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Colorado Ethics Commission delays vote on Vicki Marble complaint

February 13, 2018 Updated: February 13, 2018 at 1:32 pm
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The Colorado Ethics Commission Monday spent close to two hours deliberating on the facts and issues in an ethics complaint filed against Fort Collins Republican Sen. Vicki Marble. AP file photo.

The Colorado Ethics Commission Monday spent close to two hours deliberating on the facts and issues in an ethics complaint filed against Fort Collins Republican Sen. Vicki Marble. While the commission appeared to lean toward dismissing the complaint, they decided to hold off on a vote until their next meeting on March 5.

Marble is accused of violating the gift limits in the state's ethics law. She was the host of a town hall in Broomfield a year ago, which began as a conversation in her office involving several Broomfield officials as well as Extraction Oil & Gas.

The town hall at CB & Potts was billed as an opportunity to learn the facts about oil and gas development and how other communities had addressed those issues. But according to witness testimony, the event was really a pro-oil and gas presentation, paid for by Extraction and intended to persuade Broomfield residents about the pros of oil and gas development.

Last month, the commission held an all-day hearing on the Marble complaint, taking testimony from those involved in putting the event together, including Marble's then-legislative aide, Sheryl Ann Fernandez, who also chairs the Broomfield Republican Party; and Brian Cain, now a media spokesman for Extraction.

It was Cain who paid the bill at the Feb. 15, 2017 event at CB & Potts, which came to $1,121. However, Extraction was never listed as a sponsor of the event; only Marble was listed, and according to testimony putting her on the invitation as host, and later as moderator, was intended to draw residents to the meeting.

The state ethics law limits gifts to lawmakers at $50, and with inflation is now set at $59. Broomfield resident Sarah Hall Mann filed an ethics complaint against Marble shortly after witnessing Cain pay for the event.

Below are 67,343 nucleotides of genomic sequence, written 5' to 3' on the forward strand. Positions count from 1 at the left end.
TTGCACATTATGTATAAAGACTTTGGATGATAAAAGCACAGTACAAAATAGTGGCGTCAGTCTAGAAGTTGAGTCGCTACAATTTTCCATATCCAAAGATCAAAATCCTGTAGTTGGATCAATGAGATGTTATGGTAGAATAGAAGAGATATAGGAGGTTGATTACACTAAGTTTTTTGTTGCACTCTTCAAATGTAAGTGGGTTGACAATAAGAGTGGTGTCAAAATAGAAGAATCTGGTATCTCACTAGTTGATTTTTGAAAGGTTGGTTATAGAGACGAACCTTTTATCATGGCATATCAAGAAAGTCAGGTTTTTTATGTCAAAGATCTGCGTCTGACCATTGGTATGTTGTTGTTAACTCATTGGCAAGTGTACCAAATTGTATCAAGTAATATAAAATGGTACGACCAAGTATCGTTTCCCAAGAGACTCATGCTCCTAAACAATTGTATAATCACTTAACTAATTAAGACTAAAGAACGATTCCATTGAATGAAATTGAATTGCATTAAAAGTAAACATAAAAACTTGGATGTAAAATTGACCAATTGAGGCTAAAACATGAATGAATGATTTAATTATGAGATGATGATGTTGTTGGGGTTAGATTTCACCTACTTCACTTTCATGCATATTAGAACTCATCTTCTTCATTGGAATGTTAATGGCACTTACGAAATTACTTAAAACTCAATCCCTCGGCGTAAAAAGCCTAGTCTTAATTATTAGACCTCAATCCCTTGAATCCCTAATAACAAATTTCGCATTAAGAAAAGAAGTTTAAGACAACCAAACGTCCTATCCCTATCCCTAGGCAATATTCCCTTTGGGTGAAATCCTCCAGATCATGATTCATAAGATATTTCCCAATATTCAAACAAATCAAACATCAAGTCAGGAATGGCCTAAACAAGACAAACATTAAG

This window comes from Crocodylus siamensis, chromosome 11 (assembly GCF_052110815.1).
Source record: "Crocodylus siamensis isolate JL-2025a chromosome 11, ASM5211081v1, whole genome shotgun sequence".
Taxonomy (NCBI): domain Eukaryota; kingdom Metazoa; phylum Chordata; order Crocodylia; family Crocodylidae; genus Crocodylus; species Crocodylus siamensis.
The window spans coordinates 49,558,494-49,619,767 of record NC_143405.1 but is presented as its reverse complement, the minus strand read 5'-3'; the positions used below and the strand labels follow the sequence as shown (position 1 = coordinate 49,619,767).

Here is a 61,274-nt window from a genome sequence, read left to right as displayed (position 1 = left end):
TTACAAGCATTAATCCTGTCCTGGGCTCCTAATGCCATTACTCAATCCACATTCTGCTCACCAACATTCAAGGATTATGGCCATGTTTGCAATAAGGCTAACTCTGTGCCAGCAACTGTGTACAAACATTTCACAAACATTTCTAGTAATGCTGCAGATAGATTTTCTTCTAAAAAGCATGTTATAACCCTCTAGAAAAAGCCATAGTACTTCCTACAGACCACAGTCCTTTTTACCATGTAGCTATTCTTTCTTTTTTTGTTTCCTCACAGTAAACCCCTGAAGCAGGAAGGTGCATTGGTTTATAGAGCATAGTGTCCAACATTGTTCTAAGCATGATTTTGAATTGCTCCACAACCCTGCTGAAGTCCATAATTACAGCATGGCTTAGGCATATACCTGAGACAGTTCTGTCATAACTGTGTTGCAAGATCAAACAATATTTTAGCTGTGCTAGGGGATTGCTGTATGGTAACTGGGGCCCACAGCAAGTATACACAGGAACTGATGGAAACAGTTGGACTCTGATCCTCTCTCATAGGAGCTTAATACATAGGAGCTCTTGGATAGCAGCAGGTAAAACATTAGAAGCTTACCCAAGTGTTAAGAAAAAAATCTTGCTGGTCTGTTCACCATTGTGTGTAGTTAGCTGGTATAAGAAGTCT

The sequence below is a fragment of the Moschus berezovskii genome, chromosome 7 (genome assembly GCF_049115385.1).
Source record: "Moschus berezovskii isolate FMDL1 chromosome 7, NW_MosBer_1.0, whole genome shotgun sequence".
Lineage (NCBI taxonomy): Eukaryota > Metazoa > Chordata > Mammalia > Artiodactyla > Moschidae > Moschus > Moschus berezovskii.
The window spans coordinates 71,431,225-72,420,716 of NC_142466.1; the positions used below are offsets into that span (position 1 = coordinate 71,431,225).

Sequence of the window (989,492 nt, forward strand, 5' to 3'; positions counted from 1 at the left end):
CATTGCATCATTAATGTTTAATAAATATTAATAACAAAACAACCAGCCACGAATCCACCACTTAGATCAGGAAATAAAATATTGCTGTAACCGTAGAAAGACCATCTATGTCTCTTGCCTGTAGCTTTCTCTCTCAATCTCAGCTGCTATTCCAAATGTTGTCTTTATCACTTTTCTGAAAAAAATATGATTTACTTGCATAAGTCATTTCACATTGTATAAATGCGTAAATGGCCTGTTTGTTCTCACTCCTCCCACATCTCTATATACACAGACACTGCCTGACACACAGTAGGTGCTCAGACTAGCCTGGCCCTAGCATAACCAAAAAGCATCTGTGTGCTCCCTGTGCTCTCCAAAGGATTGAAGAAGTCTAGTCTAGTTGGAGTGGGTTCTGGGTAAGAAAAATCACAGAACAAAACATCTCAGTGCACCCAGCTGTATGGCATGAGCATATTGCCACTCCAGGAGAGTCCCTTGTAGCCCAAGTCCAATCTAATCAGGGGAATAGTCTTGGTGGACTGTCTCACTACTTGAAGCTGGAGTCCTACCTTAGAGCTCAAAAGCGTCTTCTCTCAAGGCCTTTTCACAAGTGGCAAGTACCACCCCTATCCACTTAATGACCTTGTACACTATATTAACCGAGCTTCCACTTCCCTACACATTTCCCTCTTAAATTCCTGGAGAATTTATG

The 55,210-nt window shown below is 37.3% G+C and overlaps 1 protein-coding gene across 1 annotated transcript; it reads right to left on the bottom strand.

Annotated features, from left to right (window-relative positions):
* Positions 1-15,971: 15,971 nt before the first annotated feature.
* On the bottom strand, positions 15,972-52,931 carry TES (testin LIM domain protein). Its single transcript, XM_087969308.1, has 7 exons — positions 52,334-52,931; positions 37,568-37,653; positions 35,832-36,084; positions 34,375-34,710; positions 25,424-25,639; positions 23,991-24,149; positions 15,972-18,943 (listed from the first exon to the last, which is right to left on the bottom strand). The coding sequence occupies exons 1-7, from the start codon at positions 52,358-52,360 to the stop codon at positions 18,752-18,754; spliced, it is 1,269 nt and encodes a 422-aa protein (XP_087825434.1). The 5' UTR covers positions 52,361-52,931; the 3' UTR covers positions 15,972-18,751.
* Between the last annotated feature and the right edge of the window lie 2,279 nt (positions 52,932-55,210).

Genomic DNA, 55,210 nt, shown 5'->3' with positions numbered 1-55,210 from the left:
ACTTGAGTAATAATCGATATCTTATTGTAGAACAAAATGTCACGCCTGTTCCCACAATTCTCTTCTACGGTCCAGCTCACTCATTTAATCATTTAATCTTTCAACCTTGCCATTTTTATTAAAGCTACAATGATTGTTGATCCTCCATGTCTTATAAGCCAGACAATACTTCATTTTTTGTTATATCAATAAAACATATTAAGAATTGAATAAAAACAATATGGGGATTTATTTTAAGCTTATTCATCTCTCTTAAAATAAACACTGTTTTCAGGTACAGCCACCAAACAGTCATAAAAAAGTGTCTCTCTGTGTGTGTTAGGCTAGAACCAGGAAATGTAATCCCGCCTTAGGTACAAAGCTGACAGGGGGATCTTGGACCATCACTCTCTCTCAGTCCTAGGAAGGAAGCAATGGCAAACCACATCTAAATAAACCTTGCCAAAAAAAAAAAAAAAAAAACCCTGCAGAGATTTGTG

The commission is divided over whether the event was a gift to Marble, the view from Commission Chair Matt Smith, or if the event was a gift to the public, an opinion expressed by Commissioner Jo Ann Sorensen.

But one thing commissioners all agreed upon: that the witnesses who testified on Marble's behalf, specifically Fernandez and Cain, were not credible and "lacked honesty and transparency."

During the January hearing, Commissioner Bill Leone brought up what he considered implausible explanations for the event as described by Fernandez. "I'm not buying what you're selling," he told Marble and her attorney, Marcy Glenn. That included claims by Marble's defense that she was minimally involved in the event, despite being listed as host, moderator and even as a speaker. Fernandez communicated about the event with Cain, using Marble's email address, designed the invitation, and sent out the invitations to a private, personal mail list. She also sought Marble's help in finding speakers for the event, although Marble testified she didn't follow through with that request.

Fernandez testified that in one email exchange with Cain, she asked how much money the company was willing to spend on the event, but never got a response. That didn't sit well with commissioners, either, who said that Marble should have known or asked who was paying and how much.

Most of the commissioners appeared to be uncomfortable with the idea that a ruling against Marble might be seen as an effort to keep elected officials from participating in events paid for by third parties. They pointed to a 2017 advisory opinion, sought by an unidentified House member, about being the moderator for an event that was being paid for by a non-profit group. In that opinion, the commission cleared the way for House member's participation in the event.

But there was one big difference between the House and Marble events, according to Smith: The group that hosted the House event disclosed their participation in invitations. The Marble event never disclosed that Extraction was the real sponsor, not even at the event itself.

Smith raised concerns that a ruling in Marble's favor would open the door to unlimited spending on behalf of state lawmakers. "If we go the way we're going, there will be no control over any meeting at all, and the next one may be $10,000." Smith pleaded with his fellow commissioners to "give some thought about the message you're sending. There's no limit on any meeting that's paid for by a private individual. Thats the wrong message."

Commissioner Gary Reiff said he didn't buy the explanations from Marble's witnesses, in part because between last month and Monday he had watched a video on the event supplied by Glenn. Commissioners indicated the video showed more involvement by Marble than was previously disclosed.

"My struggle with this, it feels bad but I can't find a violation," Reiff said. "But it feels bad with this much coordination" between Marble and Extraction, and he also cited a complete lack of transparency by Extraction in the whole process.

Four of the five commissioners indicated they did not find a violation, with Smith the only commissioner certain that there was one. At his request, they decided to hold off a decision until March 5.

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